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United States Department of Agriculture

Agricultural Research Service

Research Project: USING FUNCTIONAL AND APPLIED GENOMICS TO IMPROVE STRESS AND DISEASE RESISTANCE IN FRUIT TREES

Location: Appalachian Fruit Research Laboratory: Innovative Fruit Production, Improvement and Protection

Title: Characterizing water use efficiency (WUE) and water deficit responses in apple (Malus X domestica and Malus sieversii)

Authors
item BASSETT, CAROLE
item GLENN, D. MICHAEL
item Forsline, Philip
item Farrell, Robert -

Submitted to: American Society of Horticulture Science Meeting
Publication Type: Abstract Only
Publication Acceptance Date: March 25, 2010
Publication Date: August 1, 2010
Citation: Bassett, C.L., Glenn, D.M., Forsline, P.L., Farrell, R.E. 2010. Characterizing water use efficiency (WUE) and water deficit responses in apple (Malus X domestica and Malus sieversii). American Society of Horticulture Science Meeting.

Technical Abstract: Reduced availability of water for agricultural use has been forecast for much of the planet, due in part to global warming which has contributed to numerous cycles of drought and due in part to greater urban demand for water in large metropolitan areas. Strategic improvement of water use efficiency (WUE) and drought tolerance in perennial crops, like fruit trees, could reduce water use without compromising yield or quality. We studied water use in apple trees using 'Royal Gala', a relatively water use efficient cultivar, as a standard. To examine whether or not genes useful for improving WUE are represented in a wild relative genetically related to M. X domestica, we surveyed Malus sieversii for traits associated with WUE and drought tolerance utilizing material collected from xeric sites in Kazakhstan. One such collection has been maintained at Geneva, NY, and surveyed for various phenotypes, as well as simple sequence repeats (SSRs). These data suggest that most of the diversity in this population is contained within a subpopulation of 34 individuals. Our results indicate considerable diversity in this group with respect to WUE and transpiration while other traits, such as leaf number and size, as well as stomatal size and density, show little or no differences. These results imply that genetic diversity has resulted in changes in the biochemistry, uptake and/or transport of water, carbon or oxygen that have allowed these trees to adapt to water-limited environments.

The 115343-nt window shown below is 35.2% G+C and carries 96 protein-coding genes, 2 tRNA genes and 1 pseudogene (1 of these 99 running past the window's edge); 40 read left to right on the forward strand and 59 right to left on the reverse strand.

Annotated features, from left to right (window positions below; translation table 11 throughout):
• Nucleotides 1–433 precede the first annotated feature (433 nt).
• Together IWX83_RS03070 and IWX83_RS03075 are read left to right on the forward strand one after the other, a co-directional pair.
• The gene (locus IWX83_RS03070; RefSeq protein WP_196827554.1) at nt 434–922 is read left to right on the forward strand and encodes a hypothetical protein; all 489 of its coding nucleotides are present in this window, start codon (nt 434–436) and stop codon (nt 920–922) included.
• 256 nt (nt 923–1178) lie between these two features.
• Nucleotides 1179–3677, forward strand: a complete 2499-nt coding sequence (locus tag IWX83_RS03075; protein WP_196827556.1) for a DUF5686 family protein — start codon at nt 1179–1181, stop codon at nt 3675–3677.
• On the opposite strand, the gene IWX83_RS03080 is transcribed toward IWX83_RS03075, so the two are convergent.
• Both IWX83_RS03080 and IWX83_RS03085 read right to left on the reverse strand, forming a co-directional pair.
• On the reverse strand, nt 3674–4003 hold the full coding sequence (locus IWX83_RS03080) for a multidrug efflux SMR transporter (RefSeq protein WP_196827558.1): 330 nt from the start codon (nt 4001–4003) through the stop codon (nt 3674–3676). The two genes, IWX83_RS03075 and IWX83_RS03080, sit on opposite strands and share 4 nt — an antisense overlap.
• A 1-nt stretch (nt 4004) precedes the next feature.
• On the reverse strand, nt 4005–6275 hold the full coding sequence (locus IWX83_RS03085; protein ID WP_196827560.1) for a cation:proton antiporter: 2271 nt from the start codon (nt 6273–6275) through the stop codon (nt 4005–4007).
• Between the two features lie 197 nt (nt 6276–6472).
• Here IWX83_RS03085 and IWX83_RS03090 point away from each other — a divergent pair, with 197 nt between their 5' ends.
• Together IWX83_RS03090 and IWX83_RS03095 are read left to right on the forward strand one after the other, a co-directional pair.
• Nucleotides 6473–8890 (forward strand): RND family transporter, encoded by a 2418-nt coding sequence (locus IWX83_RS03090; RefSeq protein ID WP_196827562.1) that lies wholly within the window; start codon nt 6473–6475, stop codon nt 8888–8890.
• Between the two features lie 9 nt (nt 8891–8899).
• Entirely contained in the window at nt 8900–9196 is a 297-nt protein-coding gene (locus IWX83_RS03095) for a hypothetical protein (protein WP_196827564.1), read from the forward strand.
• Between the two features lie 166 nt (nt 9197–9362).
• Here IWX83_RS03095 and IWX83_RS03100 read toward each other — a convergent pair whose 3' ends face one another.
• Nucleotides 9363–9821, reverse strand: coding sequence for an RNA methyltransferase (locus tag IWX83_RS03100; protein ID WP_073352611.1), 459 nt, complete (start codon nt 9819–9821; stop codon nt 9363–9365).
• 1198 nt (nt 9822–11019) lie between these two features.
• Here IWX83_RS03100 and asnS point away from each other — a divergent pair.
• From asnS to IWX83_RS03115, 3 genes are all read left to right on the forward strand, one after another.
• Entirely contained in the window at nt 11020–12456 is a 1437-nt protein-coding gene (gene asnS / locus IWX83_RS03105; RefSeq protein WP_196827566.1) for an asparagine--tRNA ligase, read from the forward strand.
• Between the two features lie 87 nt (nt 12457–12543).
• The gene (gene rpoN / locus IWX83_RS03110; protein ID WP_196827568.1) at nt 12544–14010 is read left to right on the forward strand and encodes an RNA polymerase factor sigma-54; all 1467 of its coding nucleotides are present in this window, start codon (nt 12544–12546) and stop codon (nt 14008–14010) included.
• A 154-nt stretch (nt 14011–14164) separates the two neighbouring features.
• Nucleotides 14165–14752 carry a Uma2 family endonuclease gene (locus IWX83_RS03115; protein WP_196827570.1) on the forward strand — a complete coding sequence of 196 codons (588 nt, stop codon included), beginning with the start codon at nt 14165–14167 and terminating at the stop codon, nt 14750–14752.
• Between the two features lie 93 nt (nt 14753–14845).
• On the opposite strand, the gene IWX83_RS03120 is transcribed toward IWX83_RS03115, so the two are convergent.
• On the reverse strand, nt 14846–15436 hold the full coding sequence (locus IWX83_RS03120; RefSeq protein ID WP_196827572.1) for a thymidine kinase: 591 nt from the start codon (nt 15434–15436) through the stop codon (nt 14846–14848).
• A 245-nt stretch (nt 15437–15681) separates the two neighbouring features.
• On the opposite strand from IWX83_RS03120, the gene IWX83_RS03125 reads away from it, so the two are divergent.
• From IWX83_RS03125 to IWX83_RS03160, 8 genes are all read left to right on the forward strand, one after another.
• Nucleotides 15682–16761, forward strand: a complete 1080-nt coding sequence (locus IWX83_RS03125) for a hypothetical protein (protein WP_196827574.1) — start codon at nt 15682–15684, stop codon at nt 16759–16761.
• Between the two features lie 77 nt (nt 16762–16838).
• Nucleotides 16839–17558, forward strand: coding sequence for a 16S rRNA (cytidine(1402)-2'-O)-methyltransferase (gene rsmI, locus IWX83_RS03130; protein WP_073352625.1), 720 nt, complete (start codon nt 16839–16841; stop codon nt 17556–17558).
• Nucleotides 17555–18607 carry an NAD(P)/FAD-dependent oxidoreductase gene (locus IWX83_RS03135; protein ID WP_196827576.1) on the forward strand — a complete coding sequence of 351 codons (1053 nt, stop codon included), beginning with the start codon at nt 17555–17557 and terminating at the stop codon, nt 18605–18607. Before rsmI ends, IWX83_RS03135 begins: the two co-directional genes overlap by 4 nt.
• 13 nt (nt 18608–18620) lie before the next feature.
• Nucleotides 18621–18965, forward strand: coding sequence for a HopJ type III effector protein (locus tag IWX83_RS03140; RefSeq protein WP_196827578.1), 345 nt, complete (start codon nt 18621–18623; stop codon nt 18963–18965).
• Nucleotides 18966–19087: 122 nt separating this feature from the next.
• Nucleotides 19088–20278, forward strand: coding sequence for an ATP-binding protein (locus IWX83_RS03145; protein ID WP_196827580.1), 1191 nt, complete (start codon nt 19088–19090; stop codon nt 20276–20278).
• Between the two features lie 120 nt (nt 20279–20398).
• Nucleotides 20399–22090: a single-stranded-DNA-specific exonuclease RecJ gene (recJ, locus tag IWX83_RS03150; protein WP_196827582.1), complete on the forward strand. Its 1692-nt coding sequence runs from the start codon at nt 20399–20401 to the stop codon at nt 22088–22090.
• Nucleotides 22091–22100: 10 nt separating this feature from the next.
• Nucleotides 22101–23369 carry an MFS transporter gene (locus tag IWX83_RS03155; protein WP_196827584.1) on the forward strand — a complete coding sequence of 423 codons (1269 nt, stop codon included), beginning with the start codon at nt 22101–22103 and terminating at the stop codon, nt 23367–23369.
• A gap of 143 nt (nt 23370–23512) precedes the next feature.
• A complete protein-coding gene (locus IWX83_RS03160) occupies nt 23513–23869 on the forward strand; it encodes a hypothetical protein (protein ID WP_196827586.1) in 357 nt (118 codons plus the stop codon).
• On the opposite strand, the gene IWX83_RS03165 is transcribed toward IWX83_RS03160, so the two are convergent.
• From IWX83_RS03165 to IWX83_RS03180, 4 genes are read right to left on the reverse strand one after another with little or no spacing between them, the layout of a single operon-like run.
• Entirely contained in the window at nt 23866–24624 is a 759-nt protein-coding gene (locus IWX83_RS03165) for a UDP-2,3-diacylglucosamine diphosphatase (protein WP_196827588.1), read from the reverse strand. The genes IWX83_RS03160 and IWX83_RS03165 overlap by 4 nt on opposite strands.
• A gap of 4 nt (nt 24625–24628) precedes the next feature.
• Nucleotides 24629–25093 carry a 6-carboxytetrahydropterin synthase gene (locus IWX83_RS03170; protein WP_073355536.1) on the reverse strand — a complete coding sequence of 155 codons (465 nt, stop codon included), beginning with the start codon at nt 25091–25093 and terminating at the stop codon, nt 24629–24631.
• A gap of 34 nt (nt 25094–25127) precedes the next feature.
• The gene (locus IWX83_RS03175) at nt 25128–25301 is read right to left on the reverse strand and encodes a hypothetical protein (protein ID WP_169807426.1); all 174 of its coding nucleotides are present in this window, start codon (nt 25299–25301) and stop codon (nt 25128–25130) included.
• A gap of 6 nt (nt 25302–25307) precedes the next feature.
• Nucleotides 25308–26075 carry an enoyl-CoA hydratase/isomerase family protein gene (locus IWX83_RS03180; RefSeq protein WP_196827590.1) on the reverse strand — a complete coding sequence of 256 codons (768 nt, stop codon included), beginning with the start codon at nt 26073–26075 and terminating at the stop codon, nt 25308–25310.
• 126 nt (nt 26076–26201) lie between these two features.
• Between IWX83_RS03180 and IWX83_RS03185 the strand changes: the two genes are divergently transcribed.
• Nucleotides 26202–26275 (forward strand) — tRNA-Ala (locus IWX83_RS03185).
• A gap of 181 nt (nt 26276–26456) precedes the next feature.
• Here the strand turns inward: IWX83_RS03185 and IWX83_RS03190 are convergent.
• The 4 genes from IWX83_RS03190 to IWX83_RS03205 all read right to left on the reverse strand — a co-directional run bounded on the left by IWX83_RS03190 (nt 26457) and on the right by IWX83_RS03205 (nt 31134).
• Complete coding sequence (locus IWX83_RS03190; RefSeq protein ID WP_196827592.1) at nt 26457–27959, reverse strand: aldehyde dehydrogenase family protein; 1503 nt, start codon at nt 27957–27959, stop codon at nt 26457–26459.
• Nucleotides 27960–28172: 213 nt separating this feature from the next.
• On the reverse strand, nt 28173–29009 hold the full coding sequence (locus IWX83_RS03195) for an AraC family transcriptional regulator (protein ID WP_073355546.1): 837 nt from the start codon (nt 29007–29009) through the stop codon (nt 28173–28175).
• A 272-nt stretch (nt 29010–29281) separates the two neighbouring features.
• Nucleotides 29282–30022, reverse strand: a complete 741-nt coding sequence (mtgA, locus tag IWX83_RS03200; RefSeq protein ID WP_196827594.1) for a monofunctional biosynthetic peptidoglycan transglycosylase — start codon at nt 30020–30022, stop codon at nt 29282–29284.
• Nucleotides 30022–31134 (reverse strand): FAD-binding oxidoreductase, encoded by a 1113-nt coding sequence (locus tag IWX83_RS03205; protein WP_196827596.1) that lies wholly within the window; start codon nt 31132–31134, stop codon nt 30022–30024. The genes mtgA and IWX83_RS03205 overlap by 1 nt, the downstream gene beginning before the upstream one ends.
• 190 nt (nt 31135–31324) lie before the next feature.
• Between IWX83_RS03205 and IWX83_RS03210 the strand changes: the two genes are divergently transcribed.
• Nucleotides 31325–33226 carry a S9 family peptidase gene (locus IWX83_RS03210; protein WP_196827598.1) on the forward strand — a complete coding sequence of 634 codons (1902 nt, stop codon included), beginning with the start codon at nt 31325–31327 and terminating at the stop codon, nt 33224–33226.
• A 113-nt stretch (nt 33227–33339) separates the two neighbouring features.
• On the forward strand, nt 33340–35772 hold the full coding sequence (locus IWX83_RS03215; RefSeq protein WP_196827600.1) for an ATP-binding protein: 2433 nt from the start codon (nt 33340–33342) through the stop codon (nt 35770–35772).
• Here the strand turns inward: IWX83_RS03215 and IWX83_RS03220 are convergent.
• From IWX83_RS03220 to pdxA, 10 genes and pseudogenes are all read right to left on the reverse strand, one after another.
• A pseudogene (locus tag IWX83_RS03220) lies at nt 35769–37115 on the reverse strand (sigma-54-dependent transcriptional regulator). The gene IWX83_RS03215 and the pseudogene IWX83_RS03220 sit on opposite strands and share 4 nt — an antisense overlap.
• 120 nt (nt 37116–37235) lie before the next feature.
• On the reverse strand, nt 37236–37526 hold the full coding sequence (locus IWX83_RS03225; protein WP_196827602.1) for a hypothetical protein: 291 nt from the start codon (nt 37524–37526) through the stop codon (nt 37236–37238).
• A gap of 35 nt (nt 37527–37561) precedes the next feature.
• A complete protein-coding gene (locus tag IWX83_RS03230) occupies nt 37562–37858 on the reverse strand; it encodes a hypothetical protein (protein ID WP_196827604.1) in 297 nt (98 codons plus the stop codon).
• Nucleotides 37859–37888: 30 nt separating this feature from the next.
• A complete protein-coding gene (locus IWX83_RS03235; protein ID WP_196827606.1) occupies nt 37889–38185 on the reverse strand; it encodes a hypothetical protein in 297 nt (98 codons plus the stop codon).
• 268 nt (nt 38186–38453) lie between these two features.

Last Modified: 8/19/2014
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